Panama Canal Raises Rates Due to Drought Situation 

 Coral Princess

The Panama Canal has added new fees and changed its reservation system to counter historic drought levels.

“Due to changing rainfall patterns and historic low water levels at Gatun Lake, the main source of water for the waterway, the Panama Canal today that it will implement a series of new measures beginning February 15 to sustain an operational level of water and provide reliability to customers while it implements a long-term solution to water,” said a statement from the Panama Canal Authority.

This past year’s rainfall was 20 per cent below the historic average and the fifth driest year in 70 years. It follows several years of lower than average rainfall coupled by a 10 per cent increase in water evaporation levels due to a 0.5-1.5 degree Celsius rise in temperature.

Without fee and operational changes, the Canal’s water levels are projected to drop to levels that would affect the Neopanamax and Panamax Locks. These new measures are intended to better provide reliability in water levels and therefore transit schedules.

A new freshwater fee will be applied to all vessels over 125 feet in length overall (LOA) that transit through the Panama Canal, and will include the following components: A fixed fee of $10,000 per transit and a variable fee ranging from a minimum of 1 per cent to a maximum of 10 per cent of the vessel’s toll will be applied depending on Gatun Lake levels at the time of transit (i.e. if the lake has a higher level, the percentage will be lower and vice versa).

The Panama Canal will adjust the number of daily reservation slots available to 27, replicating the total offered during lane outages.

The waterway will also require that each vessel pays its booking fee in full no later than 48 hours depending on the booking period.

A handling service fee will be applied to all visits for transit at the time they are created in the system. The processing fee will be applied as follows: For vessels 91 feet in beam and over: $5,000. For vessels over 125 feet LOA, but less than 91 feet in beam: $1,500.

The fee will be deducted from the vessel’s tolls invoice once the vessel begins transit. If the vessel cancels the visit and does not transit, the Vessel Visit Creation Fee will not be refunded. All visits created prior to February 15, 2020 will be honoured and will not be required to pay this fee.

“The decision to adopt such measures was taken following an evaluation of the impact of innovative techniques already instituted to save water used in the Canal’s operations. For example, the Panama Canal has been implementing cross-filling lockages, a technique that sends water between the two lanes at the Panamax Locks during transits and saves an amount of water equivalent to that used in six lockages each day,” the Panama Canal Authority said.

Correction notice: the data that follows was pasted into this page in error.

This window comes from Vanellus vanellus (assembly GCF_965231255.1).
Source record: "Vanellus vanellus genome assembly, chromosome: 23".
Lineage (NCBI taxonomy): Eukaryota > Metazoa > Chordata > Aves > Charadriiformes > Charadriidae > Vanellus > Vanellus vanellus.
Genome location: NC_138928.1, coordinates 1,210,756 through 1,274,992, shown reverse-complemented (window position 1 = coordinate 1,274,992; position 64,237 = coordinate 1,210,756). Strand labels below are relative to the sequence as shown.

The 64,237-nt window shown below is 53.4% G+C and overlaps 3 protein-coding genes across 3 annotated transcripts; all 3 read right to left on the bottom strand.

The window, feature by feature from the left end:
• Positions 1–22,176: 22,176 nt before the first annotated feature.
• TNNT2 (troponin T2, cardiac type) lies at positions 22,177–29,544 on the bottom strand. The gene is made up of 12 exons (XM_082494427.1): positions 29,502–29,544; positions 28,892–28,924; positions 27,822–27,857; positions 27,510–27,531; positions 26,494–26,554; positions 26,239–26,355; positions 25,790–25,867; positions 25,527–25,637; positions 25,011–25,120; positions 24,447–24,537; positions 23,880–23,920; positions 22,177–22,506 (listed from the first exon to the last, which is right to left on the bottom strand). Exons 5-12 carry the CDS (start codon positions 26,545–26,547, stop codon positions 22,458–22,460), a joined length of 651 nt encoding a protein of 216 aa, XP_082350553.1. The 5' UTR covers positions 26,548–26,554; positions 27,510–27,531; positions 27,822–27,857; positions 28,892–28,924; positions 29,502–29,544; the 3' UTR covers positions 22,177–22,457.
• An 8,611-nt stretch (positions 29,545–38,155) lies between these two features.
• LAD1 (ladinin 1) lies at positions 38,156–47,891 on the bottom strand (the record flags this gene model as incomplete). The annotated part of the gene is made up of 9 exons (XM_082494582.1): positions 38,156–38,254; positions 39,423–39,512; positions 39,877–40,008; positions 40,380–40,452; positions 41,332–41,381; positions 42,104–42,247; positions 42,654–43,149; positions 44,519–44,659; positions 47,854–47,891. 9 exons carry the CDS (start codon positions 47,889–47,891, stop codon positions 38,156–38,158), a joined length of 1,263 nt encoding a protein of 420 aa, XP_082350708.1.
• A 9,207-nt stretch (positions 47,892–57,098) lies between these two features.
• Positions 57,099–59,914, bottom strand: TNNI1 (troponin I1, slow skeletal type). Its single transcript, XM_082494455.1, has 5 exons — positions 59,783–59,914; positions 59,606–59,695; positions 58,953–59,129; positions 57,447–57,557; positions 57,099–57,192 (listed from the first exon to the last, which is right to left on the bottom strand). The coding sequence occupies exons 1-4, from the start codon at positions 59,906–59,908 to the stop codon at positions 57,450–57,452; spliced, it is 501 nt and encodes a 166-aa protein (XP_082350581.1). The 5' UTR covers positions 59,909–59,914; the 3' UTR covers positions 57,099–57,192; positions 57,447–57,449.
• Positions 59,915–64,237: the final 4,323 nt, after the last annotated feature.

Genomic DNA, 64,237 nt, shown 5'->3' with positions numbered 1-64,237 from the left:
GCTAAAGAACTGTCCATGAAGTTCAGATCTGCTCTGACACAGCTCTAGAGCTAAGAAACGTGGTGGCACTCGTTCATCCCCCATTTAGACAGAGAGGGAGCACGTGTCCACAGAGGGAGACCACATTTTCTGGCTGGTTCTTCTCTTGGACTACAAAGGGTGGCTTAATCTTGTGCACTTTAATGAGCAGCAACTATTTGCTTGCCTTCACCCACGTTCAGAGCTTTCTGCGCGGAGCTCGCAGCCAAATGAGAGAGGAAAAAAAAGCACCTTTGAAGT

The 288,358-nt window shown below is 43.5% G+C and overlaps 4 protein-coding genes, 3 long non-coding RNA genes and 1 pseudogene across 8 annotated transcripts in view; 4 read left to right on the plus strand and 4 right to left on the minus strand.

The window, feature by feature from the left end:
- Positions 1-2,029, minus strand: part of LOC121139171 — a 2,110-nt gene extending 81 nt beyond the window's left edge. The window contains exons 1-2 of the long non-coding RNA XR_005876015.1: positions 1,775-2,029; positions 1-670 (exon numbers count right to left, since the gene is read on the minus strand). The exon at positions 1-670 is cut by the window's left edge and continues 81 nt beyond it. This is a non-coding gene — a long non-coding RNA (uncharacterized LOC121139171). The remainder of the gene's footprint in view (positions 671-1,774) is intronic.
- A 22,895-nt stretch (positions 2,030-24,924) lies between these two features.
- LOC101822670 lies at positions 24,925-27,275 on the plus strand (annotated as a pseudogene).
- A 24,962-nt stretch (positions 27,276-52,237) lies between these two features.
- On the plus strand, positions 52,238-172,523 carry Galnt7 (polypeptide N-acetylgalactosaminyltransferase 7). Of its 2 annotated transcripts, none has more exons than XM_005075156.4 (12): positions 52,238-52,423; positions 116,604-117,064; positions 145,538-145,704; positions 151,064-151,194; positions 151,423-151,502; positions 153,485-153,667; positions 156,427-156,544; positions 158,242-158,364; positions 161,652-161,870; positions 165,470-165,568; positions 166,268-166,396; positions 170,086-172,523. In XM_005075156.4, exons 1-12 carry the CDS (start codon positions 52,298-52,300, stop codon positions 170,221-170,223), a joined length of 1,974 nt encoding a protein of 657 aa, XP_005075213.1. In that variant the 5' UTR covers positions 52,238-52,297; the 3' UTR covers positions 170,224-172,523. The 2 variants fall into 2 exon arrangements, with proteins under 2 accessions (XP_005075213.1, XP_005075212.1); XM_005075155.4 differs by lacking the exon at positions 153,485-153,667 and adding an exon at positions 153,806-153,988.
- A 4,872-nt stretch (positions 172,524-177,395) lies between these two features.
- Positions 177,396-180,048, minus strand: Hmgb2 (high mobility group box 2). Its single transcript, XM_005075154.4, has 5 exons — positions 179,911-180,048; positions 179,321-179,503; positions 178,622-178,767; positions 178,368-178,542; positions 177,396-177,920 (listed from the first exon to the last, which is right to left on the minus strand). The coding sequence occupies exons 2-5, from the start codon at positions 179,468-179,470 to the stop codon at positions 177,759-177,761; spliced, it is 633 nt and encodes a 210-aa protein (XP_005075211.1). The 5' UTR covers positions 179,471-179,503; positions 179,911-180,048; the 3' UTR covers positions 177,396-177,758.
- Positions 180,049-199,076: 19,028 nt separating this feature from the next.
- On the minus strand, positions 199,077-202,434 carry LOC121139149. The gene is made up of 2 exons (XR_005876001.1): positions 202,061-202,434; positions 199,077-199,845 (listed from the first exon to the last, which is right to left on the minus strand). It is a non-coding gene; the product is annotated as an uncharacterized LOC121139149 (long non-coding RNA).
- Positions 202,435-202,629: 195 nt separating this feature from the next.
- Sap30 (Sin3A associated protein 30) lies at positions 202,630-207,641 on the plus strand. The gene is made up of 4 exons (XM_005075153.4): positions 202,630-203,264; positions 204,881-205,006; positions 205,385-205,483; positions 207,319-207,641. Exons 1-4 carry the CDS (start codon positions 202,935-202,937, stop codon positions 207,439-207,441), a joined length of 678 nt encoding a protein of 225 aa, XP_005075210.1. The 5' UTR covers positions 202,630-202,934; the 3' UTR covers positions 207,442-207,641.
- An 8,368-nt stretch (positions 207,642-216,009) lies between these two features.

Norwegian Gem to Traverse Panama Canal for the First Time

Norwegian, Gem, ship

Last week, Norwegian Gem embarked on her first Panama Canal cruise, calling to 10 new ports and debuting on the West Coast when she concludes her itinerary in Los Angeles.

On Jan. 10, Norwegian Gem will be the 10th ship of the modern Norwegian Cruise Line fleet to cross the Panama Canal, visiting 10 new port cities during that sailing.

Among the new ports Norwegian Gem is sailing this season is Oranjestad, Aruba; Kralendijk, Bonaire; Santa Marta and Cartagena, Colombia; Puntarenas, Costa Rica; Willemstad, Curacao; Puerto Quetzal, Guatemala; Los Angeles; Manzanillo, Mazatlan, Puerto Vallarta, and Cabo San Lucas, Mexico; and Corinto, Nicaragua.

“We are very excited to showcase another one of our incredible ships on the West Coast, offering guests there a chance to experience our fleet and enjoy the freedom and flexibility that comes with cruising Norwegian,” said Andy Stuart, president and chief executive officer of Norwegian Cruise Line.

Norwegian Gem is the final ship of the Jewel Class. She welcomes over 2,300 guests each sailing and features one of the largest suites in the fleet, the Garden Villas.

These suites are over 4,000 square feet and sleep up to eight guests. They include three spacious bedrooms, a living room and a private garden with a hot tub. The ship is also home to a kid’s aqua park, a climbing wall, an expansive casino, over 15 dining options and 14 bars and lounges.

Norwegian Bliss Becomes Largest Cruise Ship to Transit the Expanded Panama Canal

Photo: Norwegian Bliss transits the Expanded Panama Canal, May 14, 2018. Photo: Panama Canal Authority

Norwegian Cruise Lines’ Norwegian Bliss on Monday became the biggest cruise ship to transit the Expanded Panama Canal.

The 168,000 gross ton cruise ship has a total length of 325.9 m (1,069.2 ft), beam 41.4 m (135.8 ft) and draft of 8.3 m (27.2 ft).

Norwegian Bliss was delivered by German shipbuilder Meyer Werft in March and, last month, began a 15-day itinerary from Miami, Florida, through the Panama Canal and along the west coast of North and Central America to its final destination in the Port of Los Angeles, California. The vessel will this serve the Alaska region until the end of the cruise season, after which it will reposition itself in the Caribbean.


Photo: Panama Canal Authority

The Panama Canal expects to receive approximately 236 cruise ships through the Panamax and Neopanamax Locks during the 2017-2018 cruise season, which officially began in October.

In April 2017, Disney Cruise Line’s Disney Wonder became the first cruise ship to transit the Expanded Canal.

Norwegian Bliss third ship of the Breakaway Plus class of the Norwegian Cruise Line (NCL) and has the passenger capacity of about 4,000.


Photo: Panama Canal Authority